ABC  Vol.6 No.3 , June 2016
Moderate Hyperthermia Induces Apoptosis in Metaphase-Arrested Cells But Not in Interphase Hela Cells
Abstract: Metaphase-arrest agents and hyperthermia are both known to be capable of inducing apoptosis, and they have been used, separately, in cancer treatments. Here, we have examined whether the two treatments together may have a synergistic effect. We find that when H-HeLa cells are arrested in metaphase with spindle poisons (nocodazole or paclitaxel) and then subjected to mild heat treatment (41.5℃), they exhibit morphological changes typical of apoptosis within three hours. Moreover, those changes are blocked by the pan-caspase inhibitor zVAD-fmk, indicating apoptosis, and activated Procaspase 3 is detected by immunoblotting and by staining with the fluoresce-in-labelled caspase inhibitor FAM-VAD-fmk. Interphase cells treated in the same way do not under-go apoptosis, even with spindle poisons present. Induction of apoptosis is more rapid when the cells have been arrested longer in metaphase, suggesting that accumulation or depletion of some cellular component(s) during metaphase-arrest may make them more susceptible to hyperthermia. Further work is in progress to test whether other cell lines exhibit the same behavior and to learn more about the mechanism. The phenomenon is of interest because it may provide clues to how hyperthermia induces cell death and may yield novel therapeutic approaches to block or stimulate apoptosis.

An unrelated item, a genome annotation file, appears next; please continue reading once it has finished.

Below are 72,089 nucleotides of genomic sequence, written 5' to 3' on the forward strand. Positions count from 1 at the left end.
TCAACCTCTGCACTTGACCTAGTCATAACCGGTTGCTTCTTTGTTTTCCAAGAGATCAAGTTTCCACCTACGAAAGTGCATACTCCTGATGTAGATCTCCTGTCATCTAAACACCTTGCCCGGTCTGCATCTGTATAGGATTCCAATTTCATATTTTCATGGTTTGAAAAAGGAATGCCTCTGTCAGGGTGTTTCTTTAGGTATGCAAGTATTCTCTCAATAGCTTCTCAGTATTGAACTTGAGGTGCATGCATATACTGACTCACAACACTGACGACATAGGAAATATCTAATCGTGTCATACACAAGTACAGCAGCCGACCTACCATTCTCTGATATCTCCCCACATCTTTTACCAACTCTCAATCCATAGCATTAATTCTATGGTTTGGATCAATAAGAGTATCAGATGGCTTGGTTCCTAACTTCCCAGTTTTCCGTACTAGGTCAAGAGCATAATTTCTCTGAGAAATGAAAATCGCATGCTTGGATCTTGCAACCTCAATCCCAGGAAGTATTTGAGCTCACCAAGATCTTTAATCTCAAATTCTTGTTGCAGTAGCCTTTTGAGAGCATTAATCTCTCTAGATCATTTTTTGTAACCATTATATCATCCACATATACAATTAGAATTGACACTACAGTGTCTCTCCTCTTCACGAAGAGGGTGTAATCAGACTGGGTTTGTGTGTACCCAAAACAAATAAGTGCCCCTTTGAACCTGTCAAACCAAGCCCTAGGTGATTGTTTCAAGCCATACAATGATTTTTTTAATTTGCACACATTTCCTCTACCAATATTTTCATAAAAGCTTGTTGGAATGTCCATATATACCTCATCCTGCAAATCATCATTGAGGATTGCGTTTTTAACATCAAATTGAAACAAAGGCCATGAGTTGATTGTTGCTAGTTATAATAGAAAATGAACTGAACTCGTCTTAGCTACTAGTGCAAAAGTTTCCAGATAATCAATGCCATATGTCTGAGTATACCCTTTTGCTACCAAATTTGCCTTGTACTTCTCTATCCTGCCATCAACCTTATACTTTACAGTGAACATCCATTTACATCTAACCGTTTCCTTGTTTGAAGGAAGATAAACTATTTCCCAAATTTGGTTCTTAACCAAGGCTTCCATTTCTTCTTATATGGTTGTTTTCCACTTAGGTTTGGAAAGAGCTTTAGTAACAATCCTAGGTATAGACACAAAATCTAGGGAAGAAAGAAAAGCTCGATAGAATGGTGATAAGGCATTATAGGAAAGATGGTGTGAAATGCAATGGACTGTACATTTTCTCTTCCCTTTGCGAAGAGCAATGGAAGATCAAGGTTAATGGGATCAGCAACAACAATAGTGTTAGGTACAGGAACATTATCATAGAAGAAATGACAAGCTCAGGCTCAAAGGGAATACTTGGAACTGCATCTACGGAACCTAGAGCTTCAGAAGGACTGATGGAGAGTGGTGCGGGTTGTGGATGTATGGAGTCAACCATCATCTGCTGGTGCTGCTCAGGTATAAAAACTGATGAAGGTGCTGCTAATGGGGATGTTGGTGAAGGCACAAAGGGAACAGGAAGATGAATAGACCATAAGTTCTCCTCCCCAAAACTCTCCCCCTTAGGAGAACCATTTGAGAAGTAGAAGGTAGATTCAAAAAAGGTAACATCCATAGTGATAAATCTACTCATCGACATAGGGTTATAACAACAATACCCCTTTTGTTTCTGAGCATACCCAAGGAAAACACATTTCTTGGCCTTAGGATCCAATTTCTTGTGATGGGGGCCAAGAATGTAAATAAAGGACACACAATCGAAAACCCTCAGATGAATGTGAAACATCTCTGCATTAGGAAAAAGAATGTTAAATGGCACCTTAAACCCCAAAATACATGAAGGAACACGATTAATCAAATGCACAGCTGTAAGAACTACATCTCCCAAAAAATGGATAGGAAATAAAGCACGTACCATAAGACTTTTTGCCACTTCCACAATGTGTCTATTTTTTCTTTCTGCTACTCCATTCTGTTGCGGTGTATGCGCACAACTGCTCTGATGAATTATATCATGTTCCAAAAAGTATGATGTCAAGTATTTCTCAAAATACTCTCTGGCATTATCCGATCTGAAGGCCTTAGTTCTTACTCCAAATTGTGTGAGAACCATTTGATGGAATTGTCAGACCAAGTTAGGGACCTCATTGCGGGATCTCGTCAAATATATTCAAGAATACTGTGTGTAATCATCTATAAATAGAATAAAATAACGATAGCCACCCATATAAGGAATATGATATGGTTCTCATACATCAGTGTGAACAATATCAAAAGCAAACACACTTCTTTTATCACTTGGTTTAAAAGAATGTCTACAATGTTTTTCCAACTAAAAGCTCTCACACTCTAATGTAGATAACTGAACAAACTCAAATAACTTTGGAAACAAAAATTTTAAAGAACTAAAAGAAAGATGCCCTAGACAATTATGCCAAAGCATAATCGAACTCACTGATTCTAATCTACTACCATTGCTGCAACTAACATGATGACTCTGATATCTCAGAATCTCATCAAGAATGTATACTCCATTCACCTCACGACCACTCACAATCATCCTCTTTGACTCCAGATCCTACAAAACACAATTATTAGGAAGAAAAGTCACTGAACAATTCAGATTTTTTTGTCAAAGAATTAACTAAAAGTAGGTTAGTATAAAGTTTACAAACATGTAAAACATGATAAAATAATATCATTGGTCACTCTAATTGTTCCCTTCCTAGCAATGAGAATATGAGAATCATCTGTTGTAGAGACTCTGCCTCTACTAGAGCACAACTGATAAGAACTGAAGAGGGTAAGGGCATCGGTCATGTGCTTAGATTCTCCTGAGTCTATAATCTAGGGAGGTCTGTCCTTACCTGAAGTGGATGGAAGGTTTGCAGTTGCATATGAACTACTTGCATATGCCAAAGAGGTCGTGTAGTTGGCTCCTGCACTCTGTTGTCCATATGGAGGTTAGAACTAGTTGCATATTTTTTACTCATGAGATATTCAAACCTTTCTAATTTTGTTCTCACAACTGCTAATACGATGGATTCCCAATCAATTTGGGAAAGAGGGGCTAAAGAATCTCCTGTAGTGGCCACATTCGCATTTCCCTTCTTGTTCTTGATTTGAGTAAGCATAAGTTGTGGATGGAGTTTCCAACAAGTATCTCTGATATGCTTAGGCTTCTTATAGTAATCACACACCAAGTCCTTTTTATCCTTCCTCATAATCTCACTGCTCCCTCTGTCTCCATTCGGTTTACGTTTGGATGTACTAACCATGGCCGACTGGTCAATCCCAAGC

Cite this paper: Paulson, J. , Kresch, A. and Mesner, P. (2016) Moderate Hyperthermia Induces Apoptosis in Metaphase-Arrested Cells But Not in Interphase Hela Cells. Advances in Biological Chemistry, 6, 126-139. doi: 10.4236/abc.2016.63011.

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